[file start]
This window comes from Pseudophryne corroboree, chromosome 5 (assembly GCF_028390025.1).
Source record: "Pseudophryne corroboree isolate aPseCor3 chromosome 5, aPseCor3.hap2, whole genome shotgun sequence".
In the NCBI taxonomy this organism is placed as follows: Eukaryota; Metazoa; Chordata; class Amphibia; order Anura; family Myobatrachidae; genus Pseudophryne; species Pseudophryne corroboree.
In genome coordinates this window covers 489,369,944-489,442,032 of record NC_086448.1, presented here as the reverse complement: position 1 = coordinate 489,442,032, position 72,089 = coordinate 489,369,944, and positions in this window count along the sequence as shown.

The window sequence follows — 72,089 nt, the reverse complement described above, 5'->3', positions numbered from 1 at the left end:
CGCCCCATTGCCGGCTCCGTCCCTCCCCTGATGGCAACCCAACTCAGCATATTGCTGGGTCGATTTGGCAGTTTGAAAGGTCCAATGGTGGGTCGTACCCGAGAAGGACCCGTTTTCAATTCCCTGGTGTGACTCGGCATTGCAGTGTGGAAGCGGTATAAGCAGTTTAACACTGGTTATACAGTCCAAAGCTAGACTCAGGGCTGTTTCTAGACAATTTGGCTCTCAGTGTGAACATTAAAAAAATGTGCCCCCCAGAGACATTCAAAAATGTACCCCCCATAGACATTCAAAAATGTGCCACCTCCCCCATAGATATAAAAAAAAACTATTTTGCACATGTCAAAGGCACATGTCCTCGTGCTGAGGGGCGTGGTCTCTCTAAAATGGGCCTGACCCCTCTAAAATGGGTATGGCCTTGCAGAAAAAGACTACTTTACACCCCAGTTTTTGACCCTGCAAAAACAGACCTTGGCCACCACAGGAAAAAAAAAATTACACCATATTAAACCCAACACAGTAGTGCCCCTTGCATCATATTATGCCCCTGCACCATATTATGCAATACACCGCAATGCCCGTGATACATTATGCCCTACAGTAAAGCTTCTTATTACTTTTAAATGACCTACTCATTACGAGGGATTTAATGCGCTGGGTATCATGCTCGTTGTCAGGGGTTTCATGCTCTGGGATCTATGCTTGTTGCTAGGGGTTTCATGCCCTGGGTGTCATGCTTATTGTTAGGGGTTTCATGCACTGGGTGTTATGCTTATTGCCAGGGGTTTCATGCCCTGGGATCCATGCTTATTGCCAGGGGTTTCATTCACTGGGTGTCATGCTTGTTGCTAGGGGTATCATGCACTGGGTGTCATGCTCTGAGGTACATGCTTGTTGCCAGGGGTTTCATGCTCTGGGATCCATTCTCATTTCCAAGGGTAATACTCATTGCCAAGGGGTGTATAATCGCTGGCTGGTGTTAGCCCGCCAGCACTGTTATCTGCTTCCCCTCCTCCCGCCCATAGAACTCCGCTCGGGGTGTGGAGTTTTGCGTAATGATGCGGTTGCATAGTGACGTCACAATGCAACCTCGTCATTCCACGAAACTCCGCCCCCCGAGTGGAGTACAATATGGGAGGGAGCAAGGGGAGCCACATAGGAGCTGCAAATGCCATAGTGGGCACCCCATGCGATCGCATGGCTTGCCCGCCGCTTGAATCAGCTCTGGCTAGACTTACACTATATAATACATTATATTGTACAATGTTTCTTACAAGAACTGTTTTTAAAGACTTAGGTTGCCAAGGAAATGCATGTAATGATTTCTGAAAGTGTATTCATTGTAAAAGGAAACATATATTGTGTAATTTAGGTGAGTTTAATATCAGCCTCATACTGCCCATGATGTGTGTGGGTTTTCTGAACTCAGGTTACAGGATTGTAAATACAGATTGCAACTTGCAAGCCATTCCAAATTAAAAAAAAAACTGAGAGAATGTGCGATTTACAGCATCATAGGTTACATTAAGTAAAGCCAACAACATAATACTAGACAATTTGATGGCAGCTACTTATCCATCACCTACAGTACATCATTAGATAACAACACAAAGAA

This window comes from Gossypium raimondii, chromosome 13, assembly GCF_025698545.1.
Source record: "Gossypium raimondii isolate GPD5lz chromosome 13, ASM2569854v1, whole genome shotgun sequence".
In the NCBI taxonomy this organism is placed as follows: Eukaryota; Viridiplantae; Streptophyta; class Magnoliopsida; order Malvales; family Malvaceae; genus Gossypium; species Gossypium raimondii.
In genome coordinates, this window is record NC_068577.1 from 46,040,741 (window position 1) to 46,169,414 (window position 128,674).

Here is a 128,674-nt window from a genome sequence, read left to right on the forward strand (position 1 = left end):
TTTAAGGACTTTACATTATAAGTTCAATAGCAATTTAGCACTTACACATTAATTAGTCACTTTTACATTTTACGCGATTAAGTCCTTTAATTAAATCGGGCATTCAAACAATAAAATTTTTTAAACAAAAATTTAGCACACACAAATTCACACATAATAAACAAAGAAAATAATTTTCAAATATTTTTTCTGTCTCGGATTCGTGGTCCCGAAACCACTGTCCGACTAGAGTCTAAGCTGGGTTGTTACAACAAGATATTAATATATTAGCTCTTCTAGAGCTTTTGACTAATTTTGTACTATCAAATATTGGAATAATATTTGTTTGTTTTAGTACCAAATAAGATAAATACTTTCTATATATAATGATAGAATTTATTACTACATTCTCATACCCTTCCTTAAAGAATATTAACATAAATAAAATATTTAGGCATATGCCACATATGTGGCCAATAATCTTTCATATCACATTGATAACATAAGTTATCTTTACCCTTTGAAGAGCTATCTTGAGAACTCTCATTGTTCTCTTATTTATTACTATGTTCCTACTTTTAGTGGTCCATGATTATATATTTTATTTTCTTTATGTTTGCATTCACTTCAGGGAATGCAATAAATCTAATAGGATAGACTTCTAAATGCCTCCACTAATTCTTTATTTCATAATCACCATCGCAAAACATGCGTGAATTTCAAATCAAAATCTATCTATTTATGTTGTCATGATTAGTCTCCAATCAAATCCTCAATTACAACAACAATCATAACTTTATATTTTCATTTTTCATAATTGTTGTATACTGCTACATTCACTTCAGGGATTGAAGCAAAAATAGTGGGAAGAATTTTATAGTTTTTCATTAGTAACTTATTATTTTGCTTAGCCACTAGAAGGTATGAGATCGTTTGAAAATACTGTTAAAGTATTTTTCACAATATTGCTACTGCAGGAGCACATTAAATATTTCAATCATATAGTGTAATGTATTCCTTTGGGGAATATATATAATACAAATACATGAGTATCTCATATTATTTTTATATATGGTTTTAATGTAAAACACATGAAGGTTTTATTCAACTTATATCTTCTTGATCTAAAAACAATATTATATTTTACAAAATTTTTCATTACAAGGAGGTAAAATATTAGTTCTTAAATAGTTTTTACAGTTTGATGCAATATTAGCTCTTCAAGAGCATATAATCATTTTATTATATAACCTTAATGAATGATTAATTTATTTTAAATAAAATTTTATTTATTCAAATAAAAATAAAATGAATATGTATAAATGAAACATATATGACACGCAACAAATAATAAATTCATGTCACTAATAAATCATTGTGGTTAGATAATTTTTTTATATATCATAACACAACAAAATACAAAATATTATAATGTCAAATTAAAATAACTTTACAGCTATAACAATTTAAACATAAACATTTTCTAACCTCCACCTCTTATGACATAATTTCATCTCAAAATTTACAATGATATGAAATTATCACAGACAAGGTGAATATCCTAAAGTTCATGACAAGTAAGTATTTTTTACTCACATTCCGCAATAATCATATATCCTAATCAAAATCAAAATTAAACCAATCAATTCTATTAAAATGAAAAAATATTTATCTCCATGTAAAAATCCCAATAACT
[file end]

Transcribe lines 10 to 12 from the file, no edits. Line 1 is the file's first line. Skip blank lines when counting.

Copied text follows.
In genome coordinates, this window is record NC_068577.1 from 46,040,741 (window position 1) to 46,169,414 (window position 128,674).

Here is a 128,674-nt window from a genome sequence, read left to right on the forward strand (position 1 = left end):
TTTAAGGACTTTACATTATAAGTTCAATAGCAATTTAGCACTTACACATTAATTAGTCACTTTTACATTTTACGCGATTAAGTCCTTTAATTAAATCGGGCATTCAAACAATAAAATTTTTTAAACAAAAATTTAGCACACACAAATTCACACATAATAAACAAAGAAAATAATTTTCAAATATTTTTTCTGTCTCGGATTCGTGGTCCCGAAACCACTGTCCGACTAGAGTCTAAGCTGGGTTGTTACAACAAGATATTAATATATTAGCTCTTCTAGAGCTTTTGACTAATTTTGTACTATCAAATATTGGAATAATATTTGTTTGTTTTAGTACCAAATAAGATAAATACTTTCTATATATAATGATAGAATTTATTACTACATTCTCATACCCTTCCTTAAAGAATATTAACATAAATAAAATATTTAGGCATATGCCACATATGTGGCCAATAATCTTTCATATCACATTGATAACATAAGTTATCTTTACCCTTTGAAGAGCTATCTTGAGAACTCTCATTGTTCTCTTATTTATTACTATGTTCCTACTTTTAGTGGTCCATGATTATATATTTTATTTTCTTTATGTTTGCATTCACTTCAGGGAATGCAATAAATCTAATAGGATAGACTTCTAAATGCCTCCACTAATTCTTTATTTCATAATCACCATCGCAAAACATGCGTGAATTTCAAATCAAAATCTATCTATTTATGTTGTCATGATTAGTCTCCAATCAAATCCTCAATTACAACAACAATCATAACTTTATATTTTCATTTTTCATAATTGTTGTATACTGCTACATTCACTTCAGGGATTGAAGCAAAAATAGTGGGAAGAATTTTATAGTTTTTCATTAGTAACTTATTATTTTGCTTAGCCACTAGAAGGTATGAGATCGTTTGAAAATACTGTTAAAGTATTTTTCACAATATTGCTACTGCAGGAGCACATTAAATATTTCAATCATATAGTGTAATGTATTCCTTTGGGGAATATATATAATACAAATACATGAGTATCTCATATTATTTTTATATATGGTTTTAATGTAAAACACATGAAGGTTTTATTCAACTTATATCTTCTTGATCTAAAAACAATATTATATTTTACAAAATTTTTCATTACAAGGAGGTAAAATATTAGTTCTTAAATAGTTTTTACAGTTTGATGCAATATTAGCTCTTCAAGAGCATATAATCATTTTATTATATAACCTTAATGAATGATTAATTTATTTTAAATAAAATTTTATTTATTCAAATAAAAATAAAATGAATATGTATAAATGAAACATATATGACACGCAACAAATAATAAATTCATGTCACTAATAAATCATTGTGGTTAGATAATTTTTTTATATATCATAACACAACAAAATACAAAATATTATAATGTCAAATTAAAATAACTTTACAGCTATAACAATTTAAACATAAACATTTTCTAACCTCCACCTCTTATGACATAATTTCATCTCAAAATTTACAATGATATGAAATTATCACAGACAAGGTGAATATCCTAAAGTTCATGACAAGTAAGTATTTTTTACTCACATTCCGCAATAATCATATATCCTAATCAAAATCAAAATTAAACCAATCAATTCTATTAAAATGAAAAAATATTTATCTCCATGTAAAAATCCCAATAACT